Digraphs+Theory,+Algorithms+and+Applications_Part17

# Digraphs+Theory,+Algorithms+and+Applications_Part17 - 6.5...

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Unformatted text preview: 6.5 Pancyclicity of Digraphs 303 ( i = 0 , 1 , 2) contains a directed path of length 2, then D contains no cycle of length 5. Now we prove the sufficiency of the condition in (a). According to Theo- rem 4.8.5, there exists a semicomplete digraph T on k vertices for some k ≥ 3 such that D is obtained from T by substituting a quasi-transitive digraph H v for each vertex v ∈ V ( T ) (here H v is non-strong if it has more than one vertex). Let C be a hamiltonian cycle of D . We construct an extended semi- complete digraph D from D in the following way: for each H v ,v ∈ V ( T ), first path-contract each maximal subpath of C which is contained in H v and then delete the remaining arcs of H v . In this process C is changed to a hamiltonian cycle C of D . Suppose D is not pancyclic. Then it is easy to see that D is not pancyclic. By Theorem 6.5.6, D is triangular with a partition V ,V 1 ,V 2 . Let V i ⊂ V be obtained from V i , i = 0 , 1 , 2, by substituting back all vertices on contracted subpaths of C . Then D is triangular with partition V ,V 1 ,V 2 . Moreover each D h V i i is covered by r disjoint subpaths of C for some r . By Lemma 6.5.7, two of V ,V 1 ,V 2 , say V 1 and V 2 , induce subdigraphs with no arcs in D . If | V | = | V 1 | = | V 2 | we have the first exception in (a). Hence we may assume that | V | > | V 1 | = | V 2 | . Then D h V i contains an arc of C . From Lemma 6.5.8, we see that D h V i contains no path of length 2. This completes the proof of (a). The proof of (b) is left to the reader as Exercise 6.25. ut 6.5.3 Pancyclic and Vertex-Pancyclic Locally Semicomplete Digraphs We saw in the last subsection how the structure theorem for quasi-transitive digraphs (i.e., Theorem 4.8.5) was helpful in finding a characterization for (vertex-)pancyclic quasi-transitive digraphs. Now we show that the structure theorem for locally semicomplete digraphs (Theorem 4.11.15) is also very useful for finding a characterization of those locally semicomplete digraphs which are (vertex-)pancyclic. Our first goal (Lemma 6.5.13) is a characteri- zation of those round decomposable locally semicomplete digraphs which are (vertex-)pancyclic. Lemma 6.5.10 Let R be a strong round local tournament and let C be a shortest cycle of R and suppose C has k ≥ 3 vertices. Then for every round labelling v ,v 1 ,...,v n- 1 of R such that v ∈ V ( C ) there exist indices < a 1 < a 2 < ... < a k- 1 < n so that C = v v a 1 v a 2 ...v a k- 1 v . Proof: Let C be a shortest cycle and let L = v ,v 1 ,...,v n- 1 be a round labelling of R so that v ∈ V ( C ). If the claim is not true, then there exists a number 2 ≤ l < k- 1 so that C = v v a 1 v a 2 ...v a k- 1 v , where 0 < a 1 < ... < a l- 1 and a l < a l- 1 . Now the fact that L is a round labelling of R implies that v l- 1 → v , contradicting the fact that C is a shortest cycle. ut 304 6. Hamiltonian Refinements Recall that the girth g ( D ) of a digraph is the length of a shortest cycle in D = ( V,A ). For a vertex)....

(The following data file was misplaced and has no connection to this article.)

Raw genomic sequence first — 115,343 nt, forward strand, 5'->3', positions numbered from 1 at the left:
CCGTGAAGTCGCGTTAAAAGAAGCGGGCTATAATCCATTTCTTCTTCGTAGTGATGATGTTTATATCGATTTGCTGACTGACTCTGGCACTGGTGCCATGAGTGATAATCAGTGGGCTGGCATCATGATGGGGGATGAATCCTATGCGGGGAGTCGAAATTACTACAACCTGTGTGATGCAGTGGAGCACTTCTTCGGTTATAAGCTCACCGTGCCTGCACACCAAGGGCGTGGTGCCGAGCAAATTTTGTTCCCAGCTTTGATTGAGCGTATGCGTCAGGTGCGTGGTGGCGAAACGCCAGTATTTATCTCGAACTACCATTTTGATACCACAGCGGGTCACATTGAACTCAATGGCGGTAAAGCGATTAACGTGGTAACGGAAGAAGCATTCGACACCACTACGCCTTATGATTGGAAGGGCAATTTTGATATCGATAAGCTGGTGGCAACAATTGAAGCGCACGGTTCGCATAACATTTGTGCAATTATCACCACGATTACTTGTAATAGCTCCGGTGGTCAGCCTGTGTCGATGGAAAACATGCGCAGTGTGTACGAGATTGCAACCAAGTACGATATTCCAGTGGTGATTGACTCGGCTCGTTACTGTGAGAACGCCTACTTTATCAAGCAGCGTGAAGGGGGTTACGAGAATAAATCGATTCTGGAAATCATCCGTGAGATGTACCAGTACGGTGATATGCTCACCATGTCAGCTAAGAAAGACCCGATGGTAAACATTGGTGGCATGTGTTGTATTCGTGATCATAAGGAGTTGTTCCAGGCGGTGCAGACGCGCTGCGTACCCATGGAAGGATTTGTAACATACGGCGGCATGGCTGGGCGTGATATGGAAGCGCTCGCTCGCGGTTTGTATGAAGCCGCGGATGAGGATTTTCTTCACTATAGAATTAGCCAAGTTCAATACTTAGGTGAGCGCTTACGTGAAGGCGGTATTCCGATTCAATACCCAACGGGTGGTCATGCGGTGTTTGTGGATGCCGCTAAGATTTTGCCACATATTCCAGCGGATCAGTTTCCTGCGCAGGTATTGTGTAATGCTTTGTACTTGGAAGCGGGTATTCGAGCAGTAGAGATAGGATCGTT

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Digraphs+Theory,+Algorithms+and+Applications_Part17 - 6.5...

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